Nice article Pmags. Is that the LCW High Route in that pic? I tried it last year but got driven off by a thunderstorm. I decided to bail down to the CT and when I walked over to take a look down, I could see my car directly below in the Long Gulch TH parking. That was convenient. Would like to try again when my knee heals up. It was really cool.

I've only done stoveless on 1-2 night trips so far. It seems like I'd get tired of cold couscous or potatoes pretty fast and foods that don't require rehdydration would be considerably heavier for a week long trip.

A friend got me started bring subs along on trips that start on a Friday evening. If I get a large I can have half for dinner and half for breakfast.

I love PBJ tortillas on the trail. Funny that you can buy small packets of peanut butter at the store but not jelly. I'm not big on peanut butter by itself.

Thanks for the ideas.

David Thomas
(DavidinKenai) - MLife

Locale: North Woods. Far North.
PBJ and PBH on 07/02/2013 12:36:07 MDT Print View

Randy,

You can score single-serving jam and jelly at breakfast restaurants (sitting in a wire rack on the table), and at hotels serving a free breakfast. They aren't in the completely flexible pouch PB is, but honey is - PB and honey being another variation.

Randy Nelson
(rlnunix) - F - M

Locale: Rockies
Re: Jelly on 07/02/2013 12:50:14 MDT Print View

Oh no David! Get ready for another round of the ethics of taking extra packets debate! :)

That is where I get mine. I usually just take the ones they give me with my breakfast.

I used to do peanut butter and honey on bread when I bike toured as a kid. Not sure why I haven't done that backpacking.

PBB (peanut butter and banana) is my my favorite but bananas don't travel well.

David Thomas
(DavidinKenai) - MLife

Locale: North Woods. Far North.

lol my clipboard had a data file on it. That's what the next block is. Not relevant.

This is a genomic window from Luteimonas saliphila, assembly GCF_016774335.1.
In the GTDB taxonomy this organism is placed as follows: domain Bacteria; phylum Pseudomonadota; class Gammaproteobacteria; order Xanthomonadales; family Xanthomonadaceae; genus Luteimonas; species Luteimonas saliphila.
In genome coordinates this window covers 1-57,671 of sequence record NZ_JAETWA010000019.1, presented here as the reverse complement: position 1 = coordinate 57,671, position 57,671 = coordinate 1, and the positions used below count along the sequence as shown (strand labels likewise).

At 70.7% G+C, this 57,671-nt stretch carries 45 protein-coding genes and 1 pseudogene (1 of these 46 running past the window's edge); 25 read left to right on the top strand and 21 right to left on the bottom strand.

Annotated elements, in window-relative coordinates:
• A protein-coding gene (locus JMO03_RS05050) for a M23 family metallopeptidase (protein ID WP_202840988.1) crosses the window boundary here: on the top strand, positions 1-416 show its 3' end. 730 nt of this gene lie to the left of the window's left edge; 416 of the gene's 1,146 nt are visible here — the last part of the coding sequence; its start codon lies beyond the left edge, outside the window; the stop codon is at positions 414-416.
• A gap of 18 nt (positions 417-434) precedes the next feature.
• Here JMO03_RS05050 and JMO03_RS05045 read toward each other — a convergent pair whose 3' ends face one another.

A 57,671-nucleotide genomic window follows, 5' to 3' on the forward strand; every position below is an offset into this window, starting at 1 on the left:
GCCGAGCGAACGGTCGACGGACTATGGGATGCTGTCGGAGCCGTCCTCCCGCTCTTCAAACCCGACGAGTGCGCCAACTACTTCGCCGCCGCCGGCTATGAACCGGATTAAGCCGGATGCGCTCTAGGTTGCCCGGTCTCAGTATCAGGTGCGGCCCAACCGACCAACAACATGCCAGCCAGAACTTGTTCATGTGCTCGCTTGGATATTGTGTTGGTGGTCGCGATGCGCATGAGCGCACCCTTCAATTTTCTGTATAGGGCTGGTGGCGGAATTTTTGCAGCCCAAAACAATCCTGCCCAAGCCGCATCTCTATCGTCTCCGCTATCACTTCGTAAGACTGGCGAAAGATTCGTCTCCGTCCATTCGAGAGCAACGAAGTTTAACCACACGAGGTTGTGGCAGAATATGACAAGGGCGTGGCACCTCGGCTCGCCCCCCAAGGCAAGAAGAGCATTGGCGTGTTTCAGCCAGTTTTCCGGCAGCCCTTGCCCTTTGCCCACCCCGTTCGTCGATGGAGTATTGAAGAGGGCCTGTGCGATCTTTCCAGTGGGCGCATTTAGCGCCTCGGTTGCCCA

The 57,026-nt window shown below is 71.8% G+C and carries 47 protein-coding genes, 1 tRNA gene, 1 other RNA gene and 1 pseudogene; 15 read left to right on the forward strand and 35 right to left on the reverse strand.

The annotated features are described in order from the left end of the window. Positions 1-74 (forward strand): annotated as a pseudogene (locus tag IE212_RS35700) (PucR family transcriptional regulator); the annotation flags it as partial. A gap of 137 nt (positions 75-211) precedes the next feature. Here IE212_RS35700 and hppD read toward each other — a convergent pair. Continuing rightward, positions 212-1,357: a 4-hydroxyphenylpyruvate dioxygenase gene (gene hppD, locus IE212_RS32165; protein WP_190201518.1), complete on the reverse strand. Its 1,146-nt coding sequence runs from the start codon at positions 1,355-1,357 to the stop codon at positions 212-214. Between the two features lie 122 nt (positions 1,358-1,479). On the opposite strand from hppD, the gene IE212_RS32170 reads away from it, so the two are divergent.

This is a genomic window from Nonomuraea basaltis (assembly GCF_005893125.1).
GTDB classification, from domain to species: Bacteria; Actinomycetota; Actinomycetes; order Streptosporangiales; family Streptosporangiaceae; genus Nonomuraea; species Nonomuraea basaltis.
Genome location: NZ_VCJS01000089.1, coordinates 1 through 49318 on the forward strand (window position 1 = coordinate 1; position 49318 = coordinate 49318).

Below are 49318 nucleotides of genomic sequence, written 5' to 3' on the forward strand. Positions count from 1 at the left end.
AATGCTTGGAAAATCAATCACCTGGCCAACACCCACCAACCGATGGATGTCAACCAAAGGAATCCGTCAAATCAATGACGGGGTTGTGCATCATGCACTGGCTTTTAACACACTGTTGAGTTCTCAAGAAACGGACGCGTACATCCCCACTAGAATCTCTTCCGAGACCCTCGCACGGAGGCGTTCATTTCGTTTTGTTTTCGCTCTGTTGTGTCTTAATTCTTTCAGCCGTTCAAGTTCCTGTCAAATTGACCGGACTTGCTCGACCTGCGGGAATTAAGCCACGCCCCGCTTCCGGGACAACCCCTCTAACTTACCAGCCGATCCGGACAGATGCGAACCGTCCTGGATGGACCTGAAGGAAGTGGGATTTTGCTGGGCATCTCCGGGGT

PBB on 07/02/2013 13:00:39 MDT Print View

PBB: How about those fried banana chips? Often found in the bulk, "health food" section. It would make a crunchy sandwich or you could do it "chips and dip" style. I avoid them in town as needlessly caloric, but on the trail . . .

Doug I.
(idester) - MLife

Locale: MidAtlantic
Re: PBJ and PBH on 07/02/2013 13:04:48 MDT Print View

Minimus.biz also sells single serving jelly packets.

Hiking Malto
(gg-man) - F
Stepping in poo on 07/02/2013 13:07:46 MDT Print View

Just to head off a collision.... The ethics debate has been had.

http://www.backpackinglight.com/cgi-bin/backpackinglight/xdpy/forum_thread/37830/index.html

Randy Nelson
(rlnunix) - F - M

Locale: Rockies
Stoveless on 07/02/2013 13:33:21 MDT Print View

Yep, that's the debate I was referring to. That was a LOT of fun.

Thanks Doug. I'll check that out.

I do eat those banana chips David. Never occurred for me to try them with the PB. Good idea.

Paul Magnanti
(PaulMags) - MLife

Locale: People's Republic of Boulder
LCW on 07/02/2013 14:16:53 MDT Print View

>>Is that the LCW High Route in that pic?

Indeed it is! Great little route.

As for saving weight, I do it as much for simplicity as weight savings. Sometimes, esp by myself, I just want throw down my sleeping pad, sack out and eat.

OTOH, sometimes, esp during the later part of Fall, I absolutely want a hot meal.

Good to have choices!

Edited by PaulMags on 07/02/2013 14:18:10 MDT.

Sharon J.
(squark) - F

Locale: SF Bay area
bananas on 07/02/2013 14:17:08 MDT Print View

or how about Trader Joe's flattened bananas? If you prefer chewy to crunchy.

Randy Nelson
(rlnunix) - F - M

Locale: Rockies
TJs on 07/02/2013 16:05:03 MDT Print View

Hey! No taunting the Trader Joe-less! We're finally getting 2 in Colorado, 1 in Denver and 1 in Boulder. Because or of our bizarre liquor laws, only 1 will sell alcohol. I haven't heard any updates of when they are opening but supposed to be sometime this year. I'll definitely check out those flattened bananas.

Paul Magnanti
(PaulMags) - MLife

Locale: People's Republic of Boulder
TJs on 07/02/2013 23:22:02 MDT Print View

Mrs Mags is ecstatic over TJs opening here in Boulder.

She lived a few years in Flagstaff and became an ardent fan of them.

Plus TJs is owned by a German company and apparently TJs stocks some specialty items that she could only get back in the Aldi markets in Germany (Same company).

To make this thread related, I suspect Mrs Mags will be a regular customer of TJs. She'll be stocking some cool food I can bring on my stoveless backpacks! :)

Edited by PaulMags on 07/02/2013 23:23:13 MDT.

Brian Mix
(Aggro) - M

Locale: Western slope, Sierra Nevada
word swap? on 07/05/2013 11:02:42 MDT Print View

In your article, below the iced coffed picture the next title is "Some food choices for going stoveless". It seems to me the question naturally asked would be "What FOOD should I bring?"
Did a smart device swap words on you?